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Managing Mood

02 March 2017 Written by 

One of the hardest things about being a person in recovery is keeping one’s spirits up and perspective straight. I struggle with it, my friends in recovery struggle with it—I know ‘normies’ struggle with it too. But, it seems like for them, they see a good movie, shop, eat some ice cream and the bad moods are over.

Changing mood from bad to good

For a person in recovery, the mindset change of going from an unhappy, ashamed and often out of control person to a ‘happy’ person can be incredibly hard, and confusing. My friend Allegra has everything she ever wanted, but she called me this morning and cried. The old feelings were there. She didn’t see reality. She lost her perspective and a few bad moments and her feelings had globalized into the end of the world and put her back into her old state of thinking. I’m no good, my work is no good, etc. She said that despite the amazing reality of her life, why did she still sometimes feel like a junkie on the street?

Unhappiness is a habit

Most ex-addicts can relate to the phenomenon of being more comfortable unhappy and insecure than happy and secure. It’s a feature of the disease for many people. It’s part of what allows us to keep drinking and drugging. The disease tells us we’re not worthy. Add a little trauma or family dysfunction and you’ve got a God-sized hole inside that no carton of ice cream or new pair of shoes will fix.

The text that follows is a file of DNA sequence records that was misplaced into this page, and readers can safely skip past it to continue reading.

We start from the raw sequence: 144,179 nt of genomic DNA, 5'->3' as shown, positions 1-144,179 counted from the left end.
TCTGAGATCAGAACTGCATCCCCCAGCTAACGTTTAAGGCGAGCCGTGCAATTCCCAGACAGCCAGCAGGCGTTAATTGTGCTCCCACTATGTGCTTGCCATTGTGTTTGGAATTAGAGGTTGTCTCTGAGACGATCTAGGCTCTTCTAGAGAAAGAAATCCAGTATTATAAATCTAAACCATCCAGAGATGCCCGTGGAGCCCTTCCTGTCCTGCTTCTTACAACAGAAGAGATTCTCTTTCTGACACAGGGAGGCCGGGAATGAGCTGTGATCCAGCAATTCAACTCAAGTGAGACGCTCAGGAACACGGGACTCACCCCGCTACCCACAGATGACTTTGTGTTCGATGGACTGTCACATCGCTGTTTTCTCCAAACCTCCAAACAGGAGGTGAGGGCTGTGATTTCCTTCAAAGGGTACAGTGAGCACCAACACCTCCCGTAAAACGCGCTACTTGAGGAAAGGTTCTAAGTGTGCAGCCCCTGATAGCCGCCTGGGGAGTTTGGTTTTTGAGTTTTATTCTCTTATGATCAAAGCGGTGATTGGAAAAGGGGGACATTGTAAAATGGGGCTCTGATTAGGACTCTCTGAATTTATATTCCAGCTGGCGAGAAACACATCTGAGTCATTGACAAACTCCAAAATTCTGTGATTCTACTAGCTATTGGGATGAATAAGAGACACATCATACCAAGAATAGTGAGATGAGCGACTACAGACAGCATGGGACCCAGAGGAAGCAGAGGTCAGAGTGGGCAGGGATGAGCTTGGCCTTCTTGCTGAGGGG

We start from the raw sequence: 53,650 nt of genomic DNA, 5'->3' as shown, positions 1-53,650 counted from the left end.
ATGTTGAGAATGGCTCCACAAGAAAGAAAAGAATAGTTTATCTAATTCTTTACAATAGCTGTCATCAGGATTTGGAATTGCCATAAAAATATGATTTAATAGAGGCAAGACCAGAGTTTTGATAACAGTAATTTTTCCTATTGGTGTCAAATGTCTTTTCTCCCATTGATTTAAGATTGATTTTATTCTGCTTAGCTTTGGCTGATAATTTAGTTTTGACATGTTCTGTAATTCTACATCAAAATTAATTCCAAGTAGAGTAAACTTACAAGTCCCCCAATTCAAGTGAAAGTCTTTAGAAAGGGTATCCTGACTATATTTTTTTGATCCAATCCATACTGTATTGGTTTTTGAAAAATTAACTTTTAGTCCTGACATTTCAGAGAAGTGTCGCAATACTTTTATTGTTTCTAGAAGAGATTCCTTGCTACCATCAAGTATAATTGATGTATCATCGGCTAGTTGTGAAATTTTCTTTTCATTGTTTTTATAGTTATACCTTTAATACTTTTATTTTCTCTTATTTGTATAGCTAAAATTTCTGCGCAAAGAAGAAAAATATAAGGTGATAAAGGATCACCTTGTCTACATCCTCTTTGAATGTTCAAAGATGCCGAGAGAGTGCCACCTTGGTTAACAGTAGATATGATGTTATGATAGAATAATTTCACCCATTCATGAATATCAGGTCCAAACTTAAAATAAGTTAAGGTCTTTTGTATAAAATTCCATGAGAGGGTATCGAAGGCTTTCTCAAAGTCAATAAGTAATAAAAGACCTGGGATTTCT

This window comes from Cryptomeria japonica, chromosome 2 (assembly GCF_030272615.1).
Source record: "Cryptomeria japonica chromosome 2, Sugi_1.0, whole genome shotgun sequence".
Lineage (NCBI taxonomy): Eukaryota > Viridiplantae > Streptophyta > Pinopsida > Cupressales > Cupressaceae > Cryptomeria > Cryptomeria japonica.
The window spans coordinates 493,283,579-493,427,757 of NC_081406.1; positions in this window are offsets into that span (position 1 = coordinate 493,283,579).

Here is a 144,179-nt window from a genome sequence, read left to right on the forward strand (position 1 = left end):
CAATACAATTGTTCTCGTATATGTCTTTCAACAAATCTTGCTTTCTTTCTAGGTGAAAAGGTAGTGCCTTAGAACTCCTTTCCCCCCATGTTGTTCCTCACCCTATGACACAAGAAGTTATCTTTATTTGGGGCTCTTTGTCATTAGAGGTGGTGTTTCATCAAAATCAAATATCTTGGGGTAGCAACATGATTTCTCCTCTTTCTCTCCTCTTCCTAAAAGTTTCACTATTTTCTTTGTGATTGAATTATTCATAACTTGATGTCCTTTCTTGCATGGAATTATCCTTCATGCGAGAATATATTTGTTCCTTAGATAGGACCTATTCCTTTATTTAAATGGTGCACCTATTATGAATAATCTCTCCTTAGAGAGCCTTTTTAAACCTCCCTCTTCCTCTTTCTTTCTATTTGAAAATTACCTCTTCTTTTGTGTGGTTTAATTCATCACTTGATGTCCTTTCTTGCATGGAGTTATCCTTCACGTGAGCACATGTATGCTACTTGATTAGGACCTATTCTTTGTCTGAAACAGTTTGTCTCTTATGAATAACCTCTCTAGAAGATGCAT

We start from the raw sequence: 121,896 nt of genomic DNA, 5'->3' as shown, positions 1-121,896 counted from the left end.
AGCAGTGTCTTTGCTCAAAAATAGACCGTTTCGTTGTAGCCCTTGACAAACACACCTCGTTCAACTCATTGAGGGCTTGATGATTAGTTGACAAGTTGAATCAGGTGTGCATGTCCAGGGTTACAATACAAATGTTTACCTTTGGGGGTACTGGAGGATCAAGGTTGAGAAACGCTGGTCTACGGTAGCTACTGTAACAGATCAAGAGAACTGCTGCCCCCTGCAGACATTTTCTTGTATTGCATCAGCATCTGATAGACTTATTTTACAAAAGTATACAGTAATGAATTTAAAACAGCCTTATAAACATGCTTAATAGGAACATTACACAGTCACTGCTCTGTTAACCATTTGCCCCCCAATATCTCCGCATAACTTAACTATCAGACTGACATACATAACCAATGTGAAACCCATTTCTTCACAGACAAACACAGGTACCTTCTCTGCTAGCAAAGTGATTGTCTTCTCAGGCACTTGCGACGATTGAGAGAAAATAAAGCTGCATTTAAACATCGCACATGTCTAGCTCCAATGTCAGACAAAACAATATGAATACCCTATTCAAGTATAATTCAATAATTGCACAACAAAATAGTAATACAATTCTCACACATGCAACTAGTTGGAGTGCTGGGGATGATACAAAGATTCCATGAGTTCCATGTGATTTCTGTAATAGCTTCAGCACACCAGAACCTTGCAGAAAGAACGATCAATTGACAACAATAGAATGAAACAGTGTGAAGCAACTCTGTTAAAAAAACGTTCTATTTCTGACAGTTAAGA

Sober community helps

But luckily there’s a solution!! It’s called the sober community. And that’s what it’s all about. After Allegra and I talked through everything that bothered her, she sighed, relieved. She thanked me for the reality check and for always being such a good friend. I told her no need to thank me because I’d be calling her tomorrow for the same advice. Thank God, it doesn’t happen to us both on the same day….

Recovery is a lifetime job

Whatever your opinion on 12 step programs, rehabs, sober livings, what is clear as day, is that in order to get better when you have this disease you need other people who have this disease with experience in how to talk about getting through bad days. We love our families and friends but they just don’t always get it when we wake up crying even though everything is fine. They don’t realize we have a disease that makes "fine" feel abnormal to us. But people in recovery get it and know how to handle it. They empathize and say the things that flip the switch to right again. I’m so grateful for my sober community. They’ve taught me a lot. But even more, they’re there every day. And sometimes we really need them there.

Reach Out Recovery Exclusive by Lindsey Glass

Read 1787 times Last modified on Friday, 03 March 2017 20:20
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